Saturday, August 14, 2010

DuChamp's Large Glass

Every man is rich or poor according to the degree in which he can afford to enjoy the necessaries, conveniences, and amusements of human life. But after the division of labour has once thoroughly taken place, it is but a very small part of these with which a man's own labour can supply him. The far greater part of them he must derive from the labour of other people, and he must be rich or poor according to the quantity of that labour which he can command, or which he can afford to purchase. The value of any commodity, therefore, to the person who possesses it, and who means not to use or consume it himself, but to exchange it for other commodities, is equal to the quantity of labour which it enables him to purchase or command. Labour, therefore, is the real measure of the exchangeable value of all commodities. Adam Smith, "The Wealth of Nations"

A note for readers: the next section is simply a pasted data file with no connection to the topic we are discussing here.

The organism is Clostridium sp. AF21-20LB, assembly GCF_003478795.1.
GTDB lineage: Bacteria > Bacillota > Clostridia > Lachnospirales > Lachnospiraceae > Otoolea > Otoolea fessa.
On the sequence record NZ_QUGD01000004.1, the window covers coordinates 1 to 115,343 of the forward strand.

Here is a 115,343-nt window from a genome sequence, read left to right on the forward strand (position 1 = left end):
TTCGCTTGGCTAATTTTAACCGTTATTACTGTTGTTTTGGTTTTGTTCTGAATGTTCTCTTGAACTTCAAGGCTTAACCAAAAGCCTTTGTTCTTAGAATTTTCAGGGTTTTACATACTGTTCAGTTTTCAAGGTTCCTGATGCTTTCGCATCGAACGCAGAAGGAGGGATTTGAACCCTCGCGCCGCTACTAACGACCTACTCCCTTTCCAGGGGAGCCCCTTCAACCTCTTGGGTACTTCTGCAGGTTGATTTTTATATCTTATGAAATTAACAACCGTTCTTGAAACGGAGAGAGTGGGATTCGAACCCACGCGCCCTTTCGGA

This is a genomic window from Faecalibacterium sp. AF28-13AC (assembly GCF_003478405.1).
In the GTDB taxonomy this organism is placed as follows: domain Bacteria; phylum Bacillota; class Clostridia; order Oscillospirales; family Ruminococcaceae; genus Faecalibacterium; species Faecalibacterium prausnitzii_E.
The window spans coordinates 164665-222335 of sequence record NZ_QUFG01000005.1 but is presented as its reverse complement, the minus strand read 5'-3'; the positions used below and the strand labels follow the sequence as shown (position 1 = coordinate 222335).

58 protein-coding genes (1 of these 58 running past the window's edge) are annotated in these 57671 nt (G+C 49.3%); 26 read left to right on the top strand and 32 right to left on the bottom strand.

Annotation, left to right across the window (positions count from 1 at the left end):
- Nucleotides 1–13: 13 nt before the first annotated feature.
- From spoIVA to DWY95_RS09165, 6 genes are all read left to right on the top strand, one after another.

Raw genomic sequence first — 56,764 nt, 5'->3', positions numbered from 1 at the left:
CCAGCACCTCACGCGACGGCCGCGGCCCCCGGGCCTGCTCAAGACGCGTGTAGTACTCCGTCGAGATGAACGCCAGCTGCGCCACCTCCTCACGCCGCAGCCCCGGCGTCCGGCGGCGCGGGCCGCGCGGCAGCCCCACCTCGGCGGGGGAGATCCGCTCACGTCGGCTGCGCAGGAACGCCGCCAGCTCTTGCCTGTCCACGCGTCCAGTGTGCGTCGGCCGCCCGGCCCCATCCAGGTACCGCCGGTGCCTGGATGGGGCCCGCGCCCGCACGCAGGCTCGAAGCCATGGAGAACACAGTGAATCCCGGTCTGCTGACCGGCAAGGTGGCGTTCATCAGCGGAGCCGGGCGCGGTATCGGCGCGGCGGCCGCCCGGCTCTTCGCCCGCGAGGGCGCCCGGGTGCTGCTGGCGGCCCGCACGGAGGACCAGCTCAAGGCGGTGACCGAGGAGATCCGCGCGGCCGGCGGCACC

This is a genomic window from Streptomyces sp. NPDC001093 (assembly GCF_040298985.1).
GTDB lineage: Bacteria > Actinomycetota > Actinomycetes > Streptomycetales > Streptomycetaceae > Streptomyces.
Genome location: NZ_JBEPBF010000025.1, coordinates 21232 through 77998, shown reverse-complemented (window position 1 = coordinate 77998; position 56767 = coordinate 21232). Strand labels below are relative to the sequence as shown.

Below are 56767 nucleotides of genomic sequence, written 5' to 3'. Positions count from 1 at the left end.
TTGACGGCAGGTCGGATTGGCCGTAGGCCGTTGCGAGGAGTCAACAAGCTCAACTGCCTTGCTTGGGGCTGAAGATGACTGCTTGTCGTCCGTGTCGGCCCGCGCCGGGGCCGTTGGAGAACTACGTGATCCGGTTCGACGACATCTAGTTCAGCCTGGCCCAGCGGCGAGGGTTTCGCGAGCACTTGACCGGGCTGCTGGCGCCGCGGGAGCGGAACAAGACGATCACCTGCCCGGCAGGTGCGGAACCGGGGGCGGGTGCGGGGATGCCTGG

1. Is this what it's about? The coming together of man and woman boils down to money and enjoying it?

  2. That would appear to be the thinking of those who think of mankind in terms of homo economicus.... in the modern/political sense of the term. That concept, however, does not correspond with more ancient views.